3 Days at Cape Lookout
After 19 days straight of rain in Portland, I was itching for sunshine. My chance came last week when the forecast promised “sunny and nice.” So I ditched work and headed for the coast. Thanks to the Blue Heron French Cheese Company’s generosity, I parked my car at their Tillamook location and biked the remaining 13 miles to Cape Lookout State Park.
I can’t say enough about the hiker/biker campground at Cape Lookout.
It’s so damn wonderful. There is one drawback though to camping on the Oregon coast that I forgot about: crafty raccoons (is there any other kind?). I awoke to suspicious noises at 3:30am, looked outside the tent, and saw the burglars going through my bike buckets. I shooed them away and went back to sleep.
The pattern repeated several times over the next few hours until I finally got up to look at the damage. They’d stolen my organic saltine rounds and punctured a hole in my water bladder and a couple of other food bags. Could have been worse. This incident reminded me there are new food lockers installed on site, so I used them over the remaining days to safely store my goodies.
I could have spent three days hanging in the hammock, listening to Brown Creepers, Steller’s Jays, and Downy Woodpeckers at the campground, but now I had a good excuse to bike the 10 miles to Netarts for duct tape. And to bird along Netarts Bay.
I easily picked up Bufflehead, Horned Grebe, and Common Goldeneye along the way…but hey, what’s that sleeping bird in the corner?
This sleeping beauty is a White-winged Scoter! Sweet, a new bird!
About this time, an older gentleman hopped out of a parked truck across the street, and crossed over to chat with me about birds. He was looking for a White-winged Scoter (he actually pronounced it “Skoo-ter” – glad I’m not the only one!). I pointed the bird out to him and he was pretty excited. In turn, he told me about an (immature) Bald Eagle perched in a fir tree farther up the road.
Nice. A good ol’ fashioned bird exchange.
I continued along the bay, and got my best ever look at a (non-breeding) Eared Grebe. Dark cheek, dusky neck, peak over the eye, fluffy backside.
I still struggle remembering the differences between Eared (above) and Horned (below) – white cheek, white neck, whitish tip on bill, peak behind the eye, less fluffy backside.
I find this photo comparison from Cornell Lab of Ornithology helpful.
I also saw more than a couple of loons.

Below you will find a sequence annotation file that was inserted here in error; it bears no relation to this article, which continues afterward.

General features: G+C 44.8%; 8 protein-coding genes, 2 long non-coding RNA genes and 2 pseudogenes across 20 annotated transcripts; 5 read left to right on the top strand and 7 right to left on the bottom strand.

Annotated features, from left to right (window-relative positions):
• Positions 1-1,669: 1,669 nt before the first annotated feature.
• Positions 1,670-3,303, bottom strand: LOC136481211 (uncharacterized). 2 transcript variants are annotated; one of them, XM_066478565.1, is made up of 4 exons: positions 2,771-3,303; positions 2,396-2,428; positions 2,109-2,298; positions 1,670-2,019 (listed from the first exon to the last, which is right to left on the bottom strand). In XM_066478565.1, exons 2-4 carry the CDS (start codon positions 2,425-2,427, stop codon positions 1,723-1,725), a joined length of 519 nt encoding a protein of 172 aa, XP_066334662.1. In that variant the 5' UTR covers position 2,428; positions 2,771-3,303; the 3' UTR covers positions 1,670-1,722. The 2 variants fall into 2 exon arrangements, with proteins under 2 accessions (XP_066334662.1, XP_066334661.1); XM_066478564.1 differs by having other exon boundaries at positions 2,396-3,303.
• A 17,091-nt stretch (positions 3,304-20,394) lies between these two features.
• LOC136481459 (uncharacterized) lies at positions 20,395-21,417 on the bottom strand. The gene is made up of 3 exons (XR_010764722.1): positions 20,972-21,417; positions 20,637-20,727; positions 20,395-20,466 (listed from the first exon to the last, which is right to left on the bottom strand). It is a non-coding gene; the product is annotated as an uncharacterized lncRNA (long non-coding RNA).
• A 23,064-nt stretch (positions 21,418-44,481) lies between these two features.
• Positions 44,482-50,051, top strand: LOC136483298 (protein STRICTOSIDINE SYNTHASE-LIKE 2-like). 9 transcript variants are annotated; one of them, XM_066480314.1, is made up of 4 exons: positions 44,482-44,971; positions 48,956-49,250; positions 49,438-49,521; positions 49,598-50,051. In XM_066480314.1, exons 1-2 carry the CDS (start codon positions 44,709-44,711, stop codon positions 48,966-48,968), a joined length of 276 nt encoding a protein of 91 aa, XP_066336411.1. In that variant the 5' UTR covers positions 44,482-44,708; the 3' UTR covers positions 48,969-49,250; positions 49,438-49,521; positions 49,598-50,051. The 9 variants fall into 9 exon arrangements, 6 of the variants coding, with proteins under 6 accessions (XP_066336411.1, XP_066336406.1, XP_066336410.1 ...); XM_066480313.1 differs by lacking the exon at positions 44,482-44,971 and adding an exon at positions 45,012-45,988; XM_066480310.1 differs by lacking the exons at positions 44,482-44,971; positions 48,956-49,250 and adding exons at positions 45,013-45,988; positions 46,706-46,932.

Common Loons that is. One looked like it was even still wearing a bit of breeding plumage. Such a pretty bird.
A few of the other birds I saw along the bay included Surf Scoter, Belted Kingfisher, Great Blue Heron, and Pelagic Cormorant.
The next day, I hiked from the campground to Cape Lookout Hike and back, looking for whales and birds and such. No whales this time, but I did see Common Murres swimming far below.
And the most exciting part of the hike was getting buzzed by my first Rufous Hummingbird of the year! I saw three total, including this lovely lady.
What a cool place to find them. Later, at the campground I saw two more. I was rich in rufous.
While on the hike, I also saw Fox Sparrows, Hairy Woodpecker, Red-tailed Hawk, Northern Flicker, Varied Thrush, Ruby Crowned Kinglet, and a Peregrine Falcon that zoomed by too fast for a picture. Here’s a cooperative Fox Sparrow instead:
I forgot how long the hike is from the campground (10 miles round trip!). My sore feet told me to lay around like a walrus, but there was something surprisingly lacking from this trip. Gulls. Where were they?
Granted, there was less beach due to high water, but still, I expected more than Western Gulls, especially since last time in September I’d seen such a variety. Apparently I did it right the first time, because late summer/early fall is the best time to see multiple gull species on the Oregon coast.
But that’s okay, because I saw the happiest Western Gull ever.
While looking for gulls, I also saw a pair of Bald Eagles.
Wait, why are they screaming?
The final morning, I left the coast early enough to hear Great Horned Owls hoot and for minimal traffic to pass me on the road. I had enough time before I had to get back to Portland for one stop, so I aimed for Fenk Road along the south side of Tillamook Bay near the Trask River.
I traveled down the creepy farm road, past the cattle, and the guard dog.
Then I parked next to the pile of garbage, got out and wandered across the levee road, and trudged through a marshy field. It was all worth it, because far across the pasture, perched on a Douglas-fir, I saw the white blob I was looking for.
A White-tailed Kite!
The bird “hover-soared” kind of like a Kestrel, while it hunted above the nearby field. Too bad it was too dark for decent pictures. But it didn’t matter, because after a weekend of sunshine, hummingbirds, hiking and biking, followed by a White-tailed Kite?
I didn’t even care that the rain was back.
Tweets and chirps!
Audrey, I enjoy reading your blog. Great bird identification and scenic wonders! Your photos and commentary really put me there.
Thank you, Janet! It was so fun birding and identifying flowers (flowering?) with you at Malheur! 🙂